To brine or not to brine? That’s not even a question for these experts


If your turkey is bland, you probably haven’t tried brining.

Soaking your turkey in salt water for at least a few hours before roasting is actually easier than it might seem, and nearly every expert agrees that brining is the way to go for a reliably flavorful turkey. Don’t worry about the pan drippings being too salty to make gravy. You can always cut down the gravy with water or even wine.

The basic steps for brining are simple: Buy a brining bag or improvise a large sealable container that you can keep cool, either by placing in a cooler of ice or in the fridge.

The day before you plan to cook the turkey, make a brine with a ratio of 1/2 to 1 cup salt for every gallon of water, depending on how long you can brine the turkey. You’ll want more salt if you’re brining in less time and less salt if you can leave it in there for up to a day.

You’ll need 2 to 4 gallons of salt water to cover the turkey, depending on the bird’s size and which kind of container you’re using to brine it in. Add seasonings to the salt water mix — peppercorn and rosemary or garlic and red pepper flakes, for instance. You can heat up a small portion of the brine to dissolve the salt and help the flavors come together more, but be sure to cool the liquid completely before pouring over the turkey. You can use ice cubes to help cool down the liquid.

Place the turkey in the brining bag and then place the bag in that bottom drawer of the fridge, if it’s large enough to hold it, or an iced cooler. Pour the brine over the turkey, making sure that it’s submerged, seal up the bag, close the drawer or cooler and let it sit for between 6 and 14 hours.

When you’re ready to cook the turkey, drain the brine, pat the skin dry and rub the turkey with butter and, if desired, additional seasonings, including under the skin.

A little sugar in the brine doesn’t hurt, says “The Chew” co-host Michael Symon. Symon was in Austin last month for Lipton’s Chef Fest downtown, and so it’s no surprise that he reminds us that tea, even flavored ones with peach or lemonade, make excellent brines.

He also recommends that after you pour off the brine, let the turkey warm up, covered on the counter, for at least 30 minutes, which will help it cook faster and retain moisture in the hot oven.

No matter if you brine or not, don’t be afraid of high heat when you first put in the turkey, he says. “I roast the turkey at an incredibly high temperature, like 450 to 475 degrees, until it gets completely golden and then cover it with foil and drop it down to 375 degrees until it reaches a 160-degree internal temperature,” he says. At that temperature, it won’t take nearly as long to finish as an online calculator might suggest — just 8 to 10 minutes per pound.

That’s the quickest way to get a turkey on the table, but what would Symon do if he’s taking his time? He’d still brine the turkey and smoke it at 225 degrees for six to eight hours.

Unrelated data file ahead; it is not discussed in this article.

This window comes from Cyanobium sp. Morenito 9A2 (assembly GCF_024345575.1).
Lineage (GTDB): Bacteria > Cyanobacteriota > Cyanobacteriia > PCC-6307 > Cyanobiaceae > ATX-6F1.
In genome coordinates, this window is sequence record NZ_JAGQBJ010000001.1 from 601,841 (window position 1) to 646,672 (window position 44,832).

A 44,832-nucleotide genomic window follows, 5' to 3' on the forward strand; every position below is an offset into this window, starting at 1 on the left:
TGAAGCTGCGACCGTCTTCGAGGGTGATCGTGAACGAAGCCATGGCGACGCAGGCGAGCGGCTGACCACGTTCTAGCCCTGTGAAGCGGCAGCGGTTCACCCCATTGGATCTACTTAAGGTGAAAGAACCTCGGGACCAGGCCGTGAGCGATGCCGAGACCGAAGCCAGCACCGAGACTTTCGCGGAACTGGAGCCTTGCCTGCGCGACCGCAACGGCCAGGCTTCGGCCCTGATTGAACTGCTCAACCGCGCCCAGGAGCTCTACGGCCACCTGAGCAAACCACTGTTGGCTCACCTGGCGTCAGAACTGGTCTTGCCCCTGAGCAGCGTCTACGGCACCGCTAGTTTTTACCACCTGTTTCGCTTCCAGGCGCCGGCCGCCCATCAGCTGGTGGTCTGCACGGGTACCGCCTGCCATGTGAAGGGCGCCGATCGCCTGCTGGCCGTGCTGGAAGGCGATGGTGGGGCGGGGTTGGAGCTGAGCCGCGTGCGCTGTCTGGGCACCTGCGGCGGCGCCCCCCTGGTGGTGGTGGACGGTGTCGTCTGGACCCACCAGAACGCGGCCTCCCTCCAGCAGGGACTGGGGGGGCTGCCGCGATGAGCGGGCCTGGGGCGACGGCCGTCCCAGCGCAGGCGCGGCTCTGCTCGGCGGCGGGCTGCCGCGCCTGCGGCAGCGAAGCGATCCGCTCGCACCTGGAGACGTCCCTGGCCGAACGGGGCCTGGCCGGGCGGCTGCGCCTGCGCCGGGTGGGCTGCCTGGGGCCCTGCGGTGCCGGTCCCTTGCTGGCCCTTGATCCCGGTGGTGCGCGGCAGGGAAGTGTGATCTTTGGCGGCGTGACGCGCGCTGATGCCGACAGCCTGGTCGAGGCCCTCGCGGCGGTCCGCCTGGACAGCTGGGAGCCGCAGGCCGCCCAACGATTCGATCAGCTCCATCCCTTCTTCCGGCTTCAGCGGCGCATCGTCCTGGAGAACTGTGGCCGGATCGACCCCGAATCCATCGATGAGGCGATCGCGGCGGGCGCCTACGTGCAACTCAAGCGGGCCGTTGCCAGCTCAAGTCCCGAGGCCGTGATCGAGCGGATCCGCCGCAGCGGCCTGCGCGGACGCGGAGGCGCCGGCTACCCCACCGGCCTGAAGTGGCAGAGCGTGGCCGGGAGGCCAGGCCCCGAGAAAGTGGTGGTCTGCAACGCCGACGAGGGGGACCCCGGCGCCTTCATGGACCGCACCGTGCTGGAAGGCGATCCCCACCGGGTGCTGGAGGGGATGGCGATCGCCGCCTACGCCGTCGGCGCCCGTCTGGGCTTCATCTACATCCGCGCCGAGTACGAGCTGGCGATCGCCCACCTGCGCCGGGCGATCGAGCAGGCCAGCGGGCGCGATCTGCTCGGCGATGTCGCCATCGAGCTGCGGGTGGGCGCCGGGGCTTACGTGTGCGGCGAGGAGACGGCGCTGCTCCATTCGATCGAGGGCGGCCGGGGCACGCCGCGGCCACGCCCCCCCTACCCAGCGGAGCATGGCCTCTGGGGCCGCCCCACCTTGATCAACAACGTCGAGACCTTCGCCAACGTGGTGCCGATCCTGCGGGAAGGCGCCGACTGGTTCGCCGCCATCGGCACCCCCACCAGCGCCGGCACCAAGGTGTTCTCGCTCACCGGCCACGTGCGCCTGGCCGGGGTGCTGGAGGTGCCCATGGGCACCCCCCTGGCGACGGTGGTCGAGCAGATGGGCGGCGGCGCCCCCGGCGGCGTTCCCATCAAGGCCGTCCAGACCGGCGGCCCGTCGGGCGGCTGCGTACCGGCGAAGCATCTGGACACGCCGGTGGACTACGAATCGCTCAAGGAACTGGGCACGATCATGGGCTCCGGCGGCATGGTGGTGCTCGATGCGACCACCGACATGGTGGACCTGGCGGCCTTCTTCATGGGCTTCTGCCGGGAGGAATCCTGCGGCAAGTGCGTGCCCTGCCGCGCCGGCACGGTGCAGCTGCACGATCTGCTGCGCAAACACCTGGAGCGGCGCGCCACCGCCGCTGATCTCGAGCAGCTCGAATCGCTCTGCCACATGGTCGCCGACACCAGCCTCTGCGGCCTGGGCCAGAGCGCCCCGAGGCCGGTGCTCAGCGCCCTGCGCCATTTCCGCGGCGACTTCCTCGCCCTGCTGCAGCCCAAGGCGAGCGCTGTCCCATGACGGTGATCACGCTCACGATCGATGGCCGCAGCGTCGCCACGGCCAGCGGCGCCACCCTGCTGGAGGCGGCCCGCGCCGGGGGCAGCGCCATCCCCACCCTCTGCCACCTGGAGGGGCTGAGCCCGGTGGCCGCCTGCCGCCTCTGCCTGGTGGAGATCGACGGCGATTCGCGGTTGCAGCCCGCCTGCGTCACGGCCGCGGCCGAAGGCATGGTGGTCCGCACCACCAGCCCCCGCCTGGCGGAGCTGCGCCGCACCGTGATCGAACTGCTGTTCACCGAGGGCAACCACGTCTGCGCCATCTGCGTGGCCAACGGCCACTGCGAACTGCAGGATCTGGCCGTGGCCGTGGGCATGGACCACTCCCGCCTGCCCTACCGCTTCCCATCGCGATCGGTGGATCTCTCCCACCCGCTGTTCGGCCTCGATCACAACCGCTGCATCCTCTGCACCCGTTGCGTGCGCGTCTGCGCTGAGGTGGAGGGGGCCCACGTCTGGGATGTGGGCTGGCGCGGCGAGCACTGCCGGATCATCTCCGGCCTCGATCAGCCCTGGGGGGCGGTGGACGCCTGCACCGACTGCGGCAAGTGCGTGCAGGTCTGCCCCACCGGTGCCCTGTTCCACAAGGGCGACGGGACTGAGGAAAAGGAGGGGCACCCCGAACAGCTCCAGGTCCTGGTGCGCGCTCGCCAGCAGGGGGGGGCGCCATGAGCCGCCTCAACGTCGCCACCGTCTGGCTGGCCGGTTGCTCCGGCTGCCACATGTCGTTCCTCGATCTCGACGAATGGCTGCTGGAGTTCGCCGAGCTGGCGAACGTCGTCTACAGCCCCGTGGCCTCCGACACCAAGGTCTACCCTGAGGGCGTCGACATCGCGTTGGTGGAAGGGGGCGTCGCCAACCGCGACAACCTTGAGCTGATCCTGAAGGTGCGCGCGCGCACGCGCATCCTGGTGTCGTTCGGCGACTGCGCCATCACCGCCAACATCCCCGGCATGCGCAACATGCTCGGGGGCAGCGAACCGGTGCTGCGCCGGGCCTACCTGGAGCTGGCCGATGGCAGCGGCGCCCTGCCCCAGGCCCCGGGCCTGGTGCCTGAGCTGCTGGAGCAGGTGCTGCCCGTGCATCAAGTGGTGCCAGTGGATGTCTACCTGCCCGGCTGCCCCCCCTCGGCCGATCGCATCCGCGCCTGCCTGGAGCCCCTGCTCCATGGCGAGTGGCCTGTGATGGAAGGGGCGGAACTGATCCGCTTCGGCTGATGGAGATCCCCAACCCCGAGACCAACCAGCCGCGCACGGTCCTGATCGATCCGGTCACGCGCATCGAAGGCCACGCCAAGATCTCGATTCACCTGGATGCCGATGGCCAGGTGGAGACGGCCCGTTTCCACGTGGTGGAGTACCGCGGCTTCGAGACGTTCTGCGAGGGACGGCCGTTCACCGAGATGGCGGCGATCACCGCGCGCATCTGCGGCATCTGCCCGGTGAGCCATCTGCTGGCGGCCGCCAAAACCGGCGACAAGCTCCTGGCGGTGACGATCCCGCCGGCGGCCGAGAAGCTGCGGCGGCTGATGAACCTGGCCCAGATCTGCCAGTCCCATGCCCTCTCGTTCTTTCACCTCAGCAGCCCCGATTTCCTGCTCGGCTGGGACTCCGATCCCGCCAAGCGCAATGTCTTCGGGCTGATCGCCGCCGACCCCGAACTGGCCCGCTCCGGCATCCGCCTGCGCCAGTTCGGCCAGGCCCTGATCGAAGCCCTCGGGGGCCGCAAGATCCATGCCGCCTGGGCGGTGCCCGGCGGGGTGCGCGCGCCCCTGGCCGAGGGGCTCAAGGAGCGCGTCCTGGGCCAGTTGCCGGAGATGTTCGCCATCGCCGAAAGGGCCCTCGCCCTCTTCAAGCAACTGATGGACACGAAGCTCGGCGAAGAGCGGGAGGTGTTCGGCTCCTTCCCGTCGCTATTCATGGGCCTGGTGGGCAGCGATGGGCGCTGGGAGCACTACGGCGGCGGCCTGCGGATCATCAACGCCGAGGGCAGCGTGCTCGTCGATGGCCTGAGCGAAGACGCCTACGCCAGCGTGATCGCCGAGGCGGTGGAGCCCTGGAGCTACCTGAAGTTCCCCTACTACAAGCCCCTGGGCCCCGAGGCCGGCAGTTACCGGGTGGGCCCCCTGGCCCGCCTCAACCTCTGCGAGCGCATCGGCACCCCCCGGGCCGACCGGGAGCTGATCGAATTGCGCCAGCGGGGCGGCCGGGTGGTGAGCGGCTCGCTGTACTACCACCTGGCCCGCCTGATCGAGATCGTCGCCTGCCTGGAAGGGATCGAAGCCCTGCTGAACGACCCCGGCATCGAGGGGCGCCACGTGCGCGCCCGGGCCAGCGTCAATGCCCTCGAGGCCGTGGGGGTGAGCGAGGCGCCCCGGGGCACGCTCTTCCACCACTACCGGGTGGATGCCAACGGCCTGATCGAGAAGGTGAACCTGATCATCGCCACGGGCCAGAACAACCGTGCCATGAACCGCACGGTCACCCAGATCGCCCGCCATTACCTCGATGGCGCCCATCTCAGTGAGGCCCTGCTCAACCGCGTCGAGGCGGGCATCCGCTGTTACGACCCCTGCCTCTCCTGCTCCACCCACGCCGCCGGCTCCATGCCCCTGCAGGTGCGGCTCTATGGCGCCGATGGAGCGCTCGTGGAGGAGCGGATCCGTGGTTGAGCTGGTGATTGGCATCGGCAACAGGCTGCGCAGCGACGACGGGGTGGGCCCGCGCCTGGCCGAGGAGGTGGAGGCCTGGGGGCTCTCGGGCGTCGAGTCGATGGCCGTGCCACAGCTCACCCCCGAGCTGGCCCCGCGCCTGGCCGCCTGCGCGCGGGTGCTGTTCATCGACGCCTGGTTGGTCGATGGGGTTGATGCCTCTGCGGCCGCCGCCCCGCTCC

At Honeysuckle White, the culinary team doesn’t have anyone who isn’t pro-brine. Most of their turkeys are sold in a light brine, but research chef Janet Bourbon says it’s still a good idea to brine.

“In my opinion, brining your turkey is absolutely necessary,” she says. “The salt in a brine helps the muscle tissue in turkey to absorb more moisture and flavorings, taking your Thanksgiving turkey to the next flavor level.”

If you don’t have the space for a liquid brine, you can try dry brining, Bourbon says. “Essentially you are pre-seasoning the turkey with your favorite rub or seasoning blend,” she says. Like Symon, she likes to add a little sugar to the wet or dry brine mix.

To dry brine your turkey, separate the skin from the meat and rub seasonings directly into the meat. Use more seasoning on the breast due to its thickness. Press the skin back into place, and then season the skin. Let the turkey rest on the lowest shelf of your refrigerator for a minimum of 24 hours and up to three days.

Bourbon, without a hint of irony, shared a recipe for a brine that you can amp up with bourbon, if you are so inclined. It won’t make the political talk at the dinner table any easier, but with or without the booze, the brine will lead to one tasty turkey.

Bourbon Turkey Brine

16- to 20-lb. turkey

2 gallons water

1/4 cup fresh rosemary leaves, coarsely chopped

6 to 8 thyme sprigs

6 bay leaves

6 cloves garlic, smashed

1 onion, peeled and coarsely chopped

2 cups kosher salt

2 cups sugar

1/4 cup black peppercorns

Peel of 2 lemons

Peel of 2 oranges

3 cups bourbon, optional

Combine all ingredients except the bourbon. Bring to a boil over high heat. Reduce heat and simmer for 5 minutes. Remove from heat. Add bourbon and cool brine to room temperature. Refrigerate until brine registers between 35 to 40 degrees on an instant-read thermometer.

Place turkey in an appropriate container, such as a brining bag. Add chilled brine and refrigerate for 12-24 hours. Remove turkey from brine. Pat dry with paper towels. Prepare bird for roasting. Discard used brine.

— From Janet Bourbon, Honeysuckle White Turkey



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